All the recent talk about bans on plastic straws has led to differing reactions on the left and right. Many progressives favor such a ban, drawing attention to the mountains of plastic garbage forming massive islands in the middle of the world’s oceans. The response from many on the right has been, shall we say, a bit less charitable. The discussion has led to quite a few memes along the lines of this.

Cutting back on disposable plastic which winds up in the ocean is actually an idea I support in general terms, though straws don’t appear to be a significant percentage of the problem. But if you agree to ban straws, what comes next? The answer wasn’t long in coming. How about party balloons? (Time)

Now that plastic straws may be headed for extinction, could Americans’ love of balloons be deflated?

The joyous celebration of releasing balloons into the air has long bothered environmentalists, who say the pieces that fall back to earth can be deadly to seabirds and turtles that eat them. So as companies vow to banish plastic straws, there are signs balloons will be among the products to get more scrutiny, even though they’re a very small part of environmental pollution.

This year, college football powerhouse Clemson University is ending its tradition of releasing 10,000 balloons into the air before games, a move that’s part of its sustainability efforts. In Virginia, a campaign that urges alternatives to balloon releases at weddings is expanding. And a town in Rhode Island outright banned the sale of all balloons earlier this year, citing the harm to marine life.

The authors of the article are quick to note that balloons don’t show up in the ten most common types of plastic waste which ends up in the ocean. They’re not even close. But there have been some reports of marine life eating them after possibly mistaking them for jellyfish and developing medical problems. So does this mean we should be looking at banning balloons entirely? The ones filled with helium tend to get away from us rather frequently and are never seen again (and depending on where you live might certainly make it to the ocean). But the ones filled with air don’t tend to go too far. They’re more often popped and swept up in the trash. The problem is that they’re still in the trash and they don’t break down in a landfill for millennia.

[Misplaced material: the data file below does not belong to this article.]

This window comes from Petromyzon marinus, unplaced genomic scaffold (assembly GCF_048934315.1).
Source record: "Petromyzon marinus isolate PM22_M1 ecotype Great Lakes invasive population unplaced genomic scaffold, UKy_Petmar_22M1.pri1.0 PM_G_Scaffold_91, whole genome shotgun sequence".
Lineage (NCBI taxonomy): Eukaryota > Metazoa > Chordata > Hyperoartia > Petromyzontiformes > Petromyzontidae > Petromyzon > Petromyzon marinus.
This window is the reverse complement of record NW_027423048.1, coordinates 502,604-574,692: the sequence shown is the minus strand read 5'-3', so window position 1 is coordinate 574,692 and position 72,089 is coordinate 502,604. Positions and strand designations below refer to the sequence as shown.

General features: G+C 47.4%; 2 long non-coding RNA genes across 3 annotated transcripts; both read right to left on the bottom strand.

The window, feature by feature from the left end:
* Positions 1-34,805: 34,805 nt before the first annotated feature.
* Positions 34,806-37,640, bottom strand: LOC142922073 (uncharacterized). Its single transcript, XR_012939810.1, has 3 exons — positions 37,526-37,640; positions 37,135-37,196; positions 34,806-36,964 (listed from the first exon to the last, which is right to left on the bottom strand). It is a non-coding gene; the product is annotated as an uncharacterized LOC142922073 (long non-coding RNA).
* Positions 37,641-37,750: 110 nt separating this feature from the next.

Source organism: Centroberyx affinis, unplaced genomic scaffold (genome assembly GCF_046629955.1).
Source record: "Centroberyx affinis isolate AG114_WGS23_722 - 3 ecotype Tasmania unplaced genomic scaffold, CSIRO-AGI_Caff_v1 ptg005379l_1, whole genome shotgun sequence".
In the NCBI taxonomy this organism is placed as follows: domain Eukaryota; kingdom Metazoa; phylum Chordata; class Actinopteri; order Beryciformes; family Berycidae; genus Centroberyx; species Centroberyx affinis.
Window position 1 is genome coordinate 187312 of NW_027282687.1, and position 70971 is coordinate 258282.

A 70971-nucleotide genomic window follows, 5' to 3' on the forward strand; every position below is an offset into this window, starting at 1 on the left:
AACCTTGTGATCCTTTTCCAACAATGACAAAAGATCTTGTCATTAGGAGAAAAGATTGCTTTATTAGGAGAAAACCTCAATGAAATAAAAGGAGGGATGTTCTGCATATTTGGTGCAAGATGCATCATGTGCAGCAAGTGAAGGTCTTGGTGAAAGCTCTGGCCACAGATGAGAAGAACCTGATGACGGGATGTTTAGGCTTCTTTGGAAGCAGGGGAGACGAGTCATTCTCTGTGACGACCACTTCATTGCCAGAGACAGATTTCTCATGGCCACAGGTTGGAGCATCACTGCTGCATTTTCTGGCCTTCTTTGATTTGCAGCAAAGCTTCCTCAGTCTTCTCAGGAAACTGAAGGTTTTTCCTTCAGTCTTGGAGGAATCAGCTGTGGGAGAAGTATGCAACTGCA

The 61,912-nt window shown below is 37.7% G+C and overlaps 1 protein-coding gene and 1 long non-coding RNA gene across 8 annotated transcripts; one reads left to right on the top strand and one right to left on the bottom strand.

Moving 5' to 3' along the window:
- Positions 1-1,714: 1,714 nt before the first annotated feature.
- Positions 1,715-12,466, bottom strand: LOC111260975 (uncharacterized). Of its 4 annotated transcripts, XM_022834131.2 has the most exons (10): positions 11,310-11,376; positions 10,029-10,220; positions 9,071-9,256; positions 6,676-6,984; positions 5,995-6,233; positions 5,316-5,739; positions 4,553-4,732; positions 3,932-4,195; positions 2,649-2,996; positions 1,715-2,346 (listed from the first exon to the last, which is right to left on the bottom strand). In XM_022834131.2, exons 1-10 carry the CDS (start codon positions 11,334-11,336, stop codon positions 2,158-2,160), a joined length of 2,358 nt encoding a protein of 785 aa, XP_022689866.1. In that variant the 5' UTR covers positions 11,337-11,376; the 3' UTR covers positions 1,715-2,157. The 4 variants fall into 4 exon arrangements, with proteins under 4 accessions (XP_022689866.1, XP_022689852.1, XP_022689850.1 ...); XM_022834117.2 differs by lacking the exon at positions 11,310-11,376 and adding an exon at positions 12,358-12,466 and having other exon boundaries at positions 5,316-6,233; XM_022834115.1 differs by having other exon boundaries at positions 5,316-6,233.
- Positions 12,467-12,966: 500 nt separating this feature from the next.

As near as I can see, we definitely have a long-term problem when it comes to disposal of plastic. I’m not so worried about soda bottles, plastic buckets or any of the larger items which can be readily collected and recycled. I’m really not that worried about balloons. It’s the truly ubiquitous, small plastic stuff that we could invest some time in replacing. Do you ever buy those packages of individually sliced cheese? Each slice is wrapped in a plastic sheath and the whole package is wrapped in another one. And they sell them in the tens of millions. Nearly everything comes wrapping in a thin plastic covering and let’s admit it… nobody is recycling that. It’s all going into the ground or into the water.

Rather than turning this into a left versus right thing, perhaps we can not get carried away with banning things we can recycle or don’t use much of but give some thought to ways manufacturers could replace plastic wrappers. If it can be done in a way that’s not economically crippling we might stave off a long-term problem.